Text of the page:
• Controversial Right faction powerbroker Alex Hawke has thrown his hat in the ring to contest Liberal preselection for Mitchell, where incumbent Alan Cadman proposes to run again despite a universal perception he is past his use-by date. Also in the running are Australian Hotels Association deputy chief executive officer David Elliot and state party vice-president Nick Campbell, described by Irfan Yusuf at Crikey as “the NSW Right’s main number-cruncher”.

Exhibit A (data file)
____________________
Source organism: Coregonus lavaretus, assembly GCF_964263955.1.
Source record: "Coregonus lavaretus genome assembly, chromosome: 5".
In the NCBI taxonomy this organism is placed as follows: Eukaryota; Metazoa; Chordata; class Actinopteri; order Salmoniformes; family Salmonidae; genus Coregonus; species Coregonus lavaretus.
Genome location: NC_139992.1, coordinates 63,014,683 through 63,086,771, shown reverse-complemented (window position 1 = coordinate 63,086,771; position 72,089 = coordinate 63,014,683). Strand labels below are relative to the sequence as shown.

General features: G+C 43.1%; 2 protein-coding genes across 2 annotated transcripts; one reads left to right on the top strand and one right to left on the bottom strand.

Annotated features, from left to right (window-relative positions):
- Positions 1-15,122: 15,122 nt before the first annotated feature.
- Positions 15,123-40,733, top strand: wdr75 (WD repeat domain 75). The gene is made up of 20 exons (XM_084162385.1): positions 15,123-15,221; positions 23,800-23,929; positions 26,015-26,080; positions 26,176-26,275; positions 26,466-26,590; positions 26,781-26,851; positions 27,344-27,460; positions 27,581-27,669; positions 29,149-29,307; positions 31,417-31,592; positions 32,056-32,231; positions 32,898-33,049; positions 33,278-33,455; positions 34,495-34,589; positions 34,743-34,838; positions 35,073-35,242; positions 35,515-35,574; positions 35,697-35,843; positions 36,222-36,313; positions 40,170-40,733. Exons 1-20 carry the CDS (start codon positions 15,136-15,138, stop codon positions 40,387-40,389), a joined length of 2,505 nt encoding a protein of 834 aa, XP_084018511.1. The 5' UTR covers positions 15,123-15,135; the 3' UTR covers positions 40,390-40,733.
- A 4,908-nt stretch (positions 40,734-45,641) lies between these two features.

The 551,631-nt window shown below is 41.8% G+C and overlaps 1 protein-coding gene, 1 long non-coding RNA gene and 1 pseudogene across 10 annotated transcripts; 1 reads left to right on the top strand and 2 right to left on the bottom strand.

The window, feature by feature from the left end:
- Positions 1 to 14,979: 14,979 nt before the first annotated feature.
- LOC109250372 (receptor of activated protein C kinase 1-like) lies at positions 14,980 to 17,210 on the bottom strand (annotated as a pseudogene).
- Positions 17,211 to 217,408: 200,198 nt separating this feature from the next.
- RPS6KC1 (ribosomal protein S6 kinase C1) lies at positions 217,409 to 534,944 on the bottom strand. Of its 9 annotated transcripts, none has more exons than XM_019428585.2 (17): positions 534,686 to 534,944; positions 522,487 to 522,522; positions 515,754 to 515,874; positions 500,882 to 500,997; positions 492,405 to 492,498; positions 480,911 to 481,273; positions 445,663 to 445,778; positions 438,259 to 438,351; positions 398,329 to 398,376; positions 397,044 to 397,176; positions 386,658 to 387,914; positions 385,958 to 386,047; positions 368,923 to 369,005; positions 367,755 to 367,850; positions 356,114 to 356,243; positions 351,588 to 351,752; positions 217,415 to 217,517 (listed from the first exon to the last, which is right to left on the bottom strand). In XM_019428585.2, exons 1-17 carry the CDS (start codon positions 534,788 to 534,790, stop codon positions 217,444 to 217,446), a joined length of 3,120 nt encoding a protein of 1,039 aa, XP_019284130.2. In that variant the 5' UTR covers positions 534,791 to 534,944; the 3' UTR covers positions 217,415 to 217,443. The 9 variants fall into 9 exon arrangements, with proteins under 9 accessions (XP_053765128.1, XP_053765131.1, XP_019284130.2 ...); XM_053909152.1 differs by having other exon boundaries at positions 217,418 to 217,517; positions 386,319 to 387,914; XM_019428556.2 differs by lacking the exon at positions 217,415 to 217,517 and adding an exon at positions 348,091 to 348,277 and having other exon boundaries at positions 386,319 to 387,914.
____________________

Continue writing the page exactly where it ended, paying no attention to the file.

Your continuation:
• Western Australian Liberal Senator Ian Campbell, who lost his cabinet position in March on the flimsy basis that he had been at a meeting with Brian Burke, has announced he will quit politics in the coming weeks. The party moved quickly to fill the vacancy with Mathias Cormann, who last week defeated incumbent Ross Lightfoot to take the number three position on the ticket for this year’s election. Since the position filled by Cormann does not expire until 2011, the number three position is again up for grabs. According to Robert Taylor of The West Australian, “party insiders said it made sense to shift Mr Cormann into the Senate immediately and search for a strong number three given that Mr Cormann’s dominant presence in the last preselection discouraged many people from nominating”. Names of potential aspirants have yet to surface in the media; however, Campbell last month dismissed speculation that he might be about to resign as “wishful thinking” from those hoping to fill a vacancy, naming Cormann and Nick Bruining, a financial journalist who ran unsuccessfully for the state upper house in 2001.